Tasmania - Colonial: 1857 - 1900.
Instructional marking - IMMEDIATE or URGENT.

When the telegraph system began in Tasmania, there was no need for a special rate to be levied on messages which had to be transmitted quickly. There was ample time to tramsmit all messages. As the telegraphic system became to be used more widely, messages took longer before they were transmitted. Hence the public (and some private and Government organisations) started to use a word which implied that this message should be transmitted and delivered as quickly as possible.

There were three main stages in Tasmania's Colonial period which describe the development of what later became called the URGENT RATE TELEGRAM.


Stage 1: Use of a descriptive word.

In the 1860-1880 period (approximately), messages which should be sent quickly were annotated with IMMEDIATE.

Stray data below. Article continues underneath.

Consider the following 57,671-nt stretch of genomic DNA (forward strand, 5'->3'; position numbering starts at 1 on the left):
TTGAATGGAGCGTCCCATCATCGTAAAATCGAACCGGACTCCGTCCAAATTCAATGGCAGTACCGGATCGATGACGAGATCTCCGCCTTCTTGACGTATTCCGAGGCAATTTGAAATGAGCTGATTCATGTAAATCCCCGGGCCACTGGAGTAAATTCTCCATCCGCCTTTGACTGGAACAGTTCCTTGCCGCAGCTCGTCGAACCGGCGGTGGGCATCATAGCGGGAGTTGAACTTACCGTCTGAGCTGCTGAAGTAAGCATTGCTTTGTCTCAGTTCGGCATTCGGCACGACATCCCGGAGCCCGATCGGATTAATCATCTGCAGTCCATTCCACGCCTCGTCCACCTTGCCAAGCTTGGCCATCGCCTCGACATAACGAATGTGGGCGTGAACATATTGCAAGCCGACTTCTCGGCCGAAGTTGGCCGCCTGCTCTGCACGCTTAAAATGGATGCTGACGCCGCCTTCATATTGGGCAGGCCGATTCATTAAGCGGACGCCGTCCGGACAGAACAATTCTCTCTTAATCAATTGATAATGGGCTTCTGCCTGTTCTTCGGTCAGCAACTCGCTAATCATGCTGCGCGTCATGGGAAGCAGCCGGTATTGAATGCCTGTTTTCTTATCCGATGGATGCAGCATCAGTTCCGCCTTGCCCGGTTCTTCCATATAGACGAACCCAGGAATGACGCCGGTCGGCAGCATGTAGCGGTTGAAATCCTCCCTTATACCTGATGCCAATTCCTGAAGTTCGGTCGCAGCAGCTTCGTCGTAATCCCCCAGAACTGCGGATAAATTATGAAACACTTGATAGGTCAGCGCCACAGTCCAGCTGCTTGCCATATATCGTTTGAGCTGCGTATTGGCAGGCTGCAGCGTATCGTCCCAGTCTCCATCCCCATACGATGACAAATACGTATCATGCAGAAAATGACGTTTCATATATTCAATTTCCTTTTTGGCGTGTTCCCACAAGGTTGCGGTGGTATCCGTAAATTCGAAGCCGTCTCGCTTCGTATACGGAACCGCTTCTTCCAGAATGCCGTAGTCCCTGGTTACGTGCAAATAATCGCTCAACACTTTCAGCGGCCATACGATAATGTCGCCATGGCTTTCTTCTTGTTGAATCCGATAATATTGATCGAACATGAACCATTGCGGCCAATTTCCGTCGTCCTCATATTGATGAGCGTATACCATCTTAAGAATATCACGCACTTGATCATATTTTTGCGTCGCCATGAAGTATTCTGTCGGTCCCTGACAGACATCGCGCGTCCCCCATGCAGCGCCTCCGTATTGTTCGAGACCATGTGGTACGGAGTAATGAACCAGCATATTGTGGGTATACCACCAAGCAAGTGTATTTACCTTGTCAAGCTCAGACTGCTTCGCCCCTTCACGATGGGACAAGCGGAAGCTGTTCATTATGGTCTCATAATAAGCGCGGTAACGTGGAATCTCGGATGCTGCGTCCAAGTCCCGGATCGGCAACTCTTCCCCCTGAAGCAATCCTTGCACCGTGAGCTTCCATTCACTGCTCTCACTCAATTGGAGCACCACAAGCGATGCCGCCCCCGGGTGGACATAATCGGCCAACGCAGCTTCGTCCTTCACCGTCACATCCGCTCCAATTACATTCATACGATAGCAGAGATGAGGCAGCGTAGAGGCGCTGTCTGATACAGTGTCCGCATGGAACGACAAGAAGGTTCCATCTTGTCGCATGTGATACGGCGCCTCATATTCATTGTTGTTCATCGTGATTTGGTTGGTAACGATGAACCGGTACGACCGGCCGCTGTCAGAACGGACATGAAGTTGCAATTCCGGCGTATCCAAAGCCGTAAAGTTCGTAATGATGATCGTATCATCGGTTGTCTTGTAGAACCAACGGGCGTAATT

The earliest use of this annotation in Tasmania is recorded for a delivery form sent from Longford to Launceston (TC-DO-1B) on 4 November 1863.

Earliest recorded Tasmanian use of the instructional marking IMMEDIATE -
Used on a delivery form (TC-DO-1B) at Launceston for a message sent from Longford.

Two other examples of this annotation are:

Transmission form TC-TO-1C for a message sent to New Norfolk on 4 October 1871.
The word INTERMEDIATE was written in manuscript below the heading.

An ad hoc form created at Green Ponds (date unknown) for a message to be sent to Hobart Town.
The word INTERMEDIATE was written as the last word in the message.


Stage 2: Use of a special form.

Tasmania and Queensland were unique amongst the Australian Colonies in that they both introduced a special form for URGENT RATE telegrams in the 1890s.

The Tasmanian Transmission form (TC-TU-1) and the associated Delivery form (TC-DU-1) are included elsewhere.


Stage 3: Urgent rate delivery forms during the Interim period.

Four formats for Urgent Rate delivery forms were issued during the Interim period in Tasmania. They can be accessed elswehere.